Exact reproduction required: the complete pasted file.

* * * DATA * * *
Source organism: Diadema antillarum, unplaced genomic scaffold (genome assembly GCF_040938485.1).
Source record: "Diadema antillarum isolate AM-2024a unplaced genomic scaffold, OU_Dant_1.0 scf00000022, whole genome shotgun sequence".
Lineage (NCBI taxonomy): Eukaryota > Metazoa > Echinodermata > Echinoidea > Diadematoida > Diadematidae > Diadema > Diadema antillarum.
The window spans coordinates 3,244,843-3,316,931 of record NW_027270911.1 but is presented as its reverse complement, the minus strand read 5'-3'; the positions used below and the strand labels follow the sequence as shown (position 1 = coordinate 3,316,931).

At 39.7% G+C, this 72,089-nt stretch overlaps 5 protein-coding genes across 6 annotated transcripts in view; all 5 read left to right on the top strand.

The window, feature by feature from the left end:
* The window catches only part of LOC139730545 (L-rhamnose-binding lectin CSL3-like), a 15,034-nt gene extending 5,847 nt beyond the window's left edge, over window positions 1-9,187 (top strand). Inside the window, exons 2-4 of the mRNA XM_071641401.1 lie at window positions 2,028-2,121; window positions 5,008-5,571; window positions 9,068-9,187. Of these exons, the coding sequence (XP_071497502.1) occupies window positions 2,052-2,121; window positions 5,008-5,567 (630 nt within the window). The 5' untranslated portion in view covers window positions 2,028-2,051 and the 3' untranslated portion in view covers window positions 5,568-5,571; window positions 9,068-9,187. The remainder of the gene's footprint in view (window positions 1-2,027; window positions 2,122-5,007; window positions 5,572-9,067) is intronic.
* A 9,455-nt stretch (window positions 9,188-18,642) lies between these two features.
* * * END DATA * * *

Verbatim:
Source organism: Diadema antillarum, unplaced genomic scaffold (genome assembly GCF_040938485.1).
Source record: "Diadema antillarum isolate AM-2024a unplaced genomic scaffold, OU_Dant_1.0 scf00000022, whole genome shotgun sequence".
Lineage (NCBI taxonomy): Eukaryota > Metazoa > Echinodermata > Echinoidea > Diadematoida > Diadematidae > Diadema > Diadema antillarum.
The window spans coordinates 3,244,843-3,316,931 of record NW_027270911.1 but is presented as its reverse complement, the minus strand read 5'-3'; the positions used below and the strand labels follow the sequence as shown (position 1 = coordinate 3,316,931).

At 39.7% G+C, this 72,089-nt stretch overlaps 5 protein-coding genes across 6 annotated transcripts in view; all 5 read left to right on the top strand.

The window, feature by feature from the left end:
* The window catches only part of LOC139730545 (L-rhamnose-binding lectin CSL3-like), a 15,034-nt gene extending 5,847 nt beyond the window's left edge, over window positions 1-9,187 (top strand). Inside the window, exons 2-4 of the mRNA XM_071641401.1 lie at window positions 2,028-2,121; window positions 5,008-5,571; window positions 9,068-9,187. Of these exons, the coding sequence (XP_071497502.1) occupies window positions 2,052-2,121; window positions 5,008-5,567 (630 nt within the window). The 5' untranslated portion in view covers window positions 2,028-2,051 and the 3' untranslated portion in view covers window positions 5,568-5,571; window positions 9,068-9,187. The remainder of the gene's footprint in view (window positions 1-2,027; window positions 2,122-5,007; window positions 5,572-9,067) is intronic.
* A 9,455-nt stretch (window positions 9,188-18,642) lies between these two features.